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Marty Backe

Gotway Monster Received and Oh My God

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19 minutes ago, LanghamP said:

While I have stated numerous times that soft mood is more energy efficient, I think I have been telling people falsely. That is, given the same riding style hard may be more energy efficient than soft.

To verify hard uses less energy than soft, ride your wheel with both settings over the same level ground. You'll notice hard uses less energy than soft, and I think I figured out why.

The analogy is holding up a dumbbell straight above your head versus to your side; notice you have to expend more energy keeping the dumbbell to your side than straight up. In other words, @Marty Backe calling the "get out of the hole" is measurable. Keeping the dumbbell (the metal ball and not the rider) balanced above you takes less energy than nearly dropping the dumbbell then expending great energy to try to keep it almost level.

However, ride a wheel soft then ride it hard, and the soft setting uses less energy per mile, and it's not by a little bit but a lot.

So here we have WheelLog showing less watts on hard setting versus soft, but when you actually ride the wheel we have the softer setting using less energy than the hard setting!

Whoops, so what is happening here?

The answer, obvious now but not then, is the soft setting makes riders be much slower in their acceleration whereas hard encrourages hot dogging. Drive a hard wheel like it's soft and you'll get great mileage, but of course no one does that (nor should you). It's impossible, an affront to fun.

Interesting, and sounds correct :thumbup: I would still like some confirmation. And I suppose does it really matter the 'why'?

I do have a very predictable long (25-mile) range testing loop. Maybe on an upcoming weekend I'll ride with the same wheel, Saturday on hard mode and Sunday on soft. Ride it in the morning under low wind conditions. This sounds like a good test to do on my Tesla.

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I actually feel that I can accelerate faster on my Monster 100v and X in Softer Mode. I thinks its because there in more play (pitch and roll) in the wheel which enables me to have some leverage on the acceleration movement. This also seems to help with braking faster too. 

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6 minutes ago, Mrd777 said:

I actually feel that I can accelerate faster on my Monster 100v and X in Softer Mode. I thinks its because there in more play (pitch and roll) in the wheel which enables me to have some leverage on the acceleration movement. This also seems to help with braking faster too. 

I love our wheels. There's always something new to learn or play with. For the longest time I only used the hard mode. Then I got turned on to using soft mode for better mileage, but I still gravitated to the hard modes. Hard mode also seems to make wheel reversals easier.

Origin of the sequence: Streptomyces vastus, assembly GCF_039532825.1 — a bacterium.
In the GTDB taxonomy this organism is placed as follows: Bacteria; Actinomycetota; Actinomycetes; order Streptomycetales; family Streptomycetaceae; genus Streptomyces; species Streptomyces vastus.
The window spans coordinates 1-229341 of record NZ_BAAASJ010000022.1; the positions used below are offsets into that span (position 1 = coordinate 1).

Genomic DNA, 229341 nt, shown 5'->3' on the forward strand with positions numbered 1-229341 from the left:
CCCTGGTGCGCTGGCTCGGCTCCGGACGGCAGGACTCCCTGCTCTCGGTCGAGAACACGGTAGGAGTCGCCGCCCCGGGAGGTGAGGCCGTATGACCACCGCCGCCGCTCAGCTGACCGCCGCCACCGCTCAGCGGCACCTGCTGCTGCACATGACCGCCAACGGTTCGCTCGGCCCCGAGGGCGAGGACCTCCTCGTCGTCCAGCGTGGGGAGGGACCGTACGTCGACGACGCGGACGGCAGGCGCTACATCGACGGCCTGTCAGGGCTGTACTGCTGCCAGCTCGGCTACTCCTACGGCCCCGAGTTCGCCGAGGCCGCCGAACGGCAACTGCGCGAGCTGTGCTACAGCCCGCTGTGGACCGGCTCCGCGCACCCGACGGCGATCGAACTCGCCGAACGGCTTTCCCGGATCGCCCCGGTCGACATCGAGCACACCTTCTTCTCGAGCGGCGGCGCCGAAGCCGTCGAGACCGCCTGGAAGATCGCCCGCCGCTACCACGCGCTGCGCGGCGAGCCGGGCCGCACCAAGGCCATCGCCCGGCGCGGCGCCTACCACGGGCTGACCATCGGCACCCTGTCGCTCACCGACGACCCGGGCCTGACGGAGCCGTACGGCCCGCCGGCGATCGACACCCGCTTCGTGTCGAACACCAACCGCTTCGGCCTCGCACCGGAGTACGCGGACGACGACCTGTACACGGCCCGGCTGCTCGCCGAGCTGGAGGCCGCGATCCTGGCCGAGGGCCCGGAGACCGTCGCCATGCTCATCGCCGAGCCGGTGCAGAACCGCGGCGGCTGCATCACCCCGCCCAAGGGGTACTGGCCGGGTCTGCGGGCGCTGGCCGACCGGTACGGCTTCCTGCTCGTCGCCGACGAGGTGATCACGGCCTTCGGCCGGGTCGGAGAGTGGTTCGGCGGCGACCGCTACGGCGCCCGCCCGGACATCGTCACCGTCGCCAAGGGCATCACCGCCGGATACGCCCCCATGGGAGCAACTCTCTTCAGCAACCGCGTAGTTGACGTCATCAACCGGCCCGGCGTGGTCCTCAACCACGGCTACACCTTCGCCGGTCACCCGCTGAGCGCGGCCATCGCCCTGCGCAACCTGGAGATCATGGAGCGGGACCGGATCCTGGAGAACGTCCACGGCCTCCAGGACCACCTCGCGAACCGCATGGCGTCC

But the last couple of days I've been riding the MCM5 in soft mode and am really enjoying the experience. And riding backwards is still easy. So regarding reversals and the hardness mode, I think maybe that's just a skill level thing, and my skills are higher now.

So I'm really digging soft again :D

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On 12/5/2018 at 9:43 AM, LanghamP said:

While I have stated numerous times that soft mood is more energy efficient, I think I have been telling people falsely. That is, given the same riding style hard may be more energy efficient than soft.

To verify hard uses less energy than soft, ride your wheel with both settings over the same level ground. You'll notice hard uses less energy than soft, and I think I figured out why.

The analogy is holding up a dumbbell straight above your head versus to your side; notice you have to expend more energy keeping the dumbbell to your side than straight up. In other words, @Marty Backe calling the "get out of the hole" is measurable. Keeping the dumbbell (the metal ball and not the rider) balanced above you takes less energy than nearly dropping the dumbbell then expending great energy to try to keep it almost level.

However, ride a wheel soft then ride it hard, and the soft setting uses less energy per mile, and it's not by a little bit but a lot.

So here we have WheelLog showing less watts on hard setting versus soft, but when you actually ride the wheel we have the softer setting using less energy than the hard setting!

Whoops, so what is happening here?

The answer, obvious now but not then, is the soft setting makes riders be much slower in their acceleration whereas hard encrourages hot dogging. Drive a hard wheel like it's soft and you'll get great mileage, but of course no one does that (nor should you). It's impossible, an affront to fun.

I tried to do an objective test this weekend. It was semi-successful :facepalm:

 

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8 hours ago, ir_fuel said:

This isn't the first time that I've seen one of my pictures reused. I'm flattered :)

Thanks for showing me the link.

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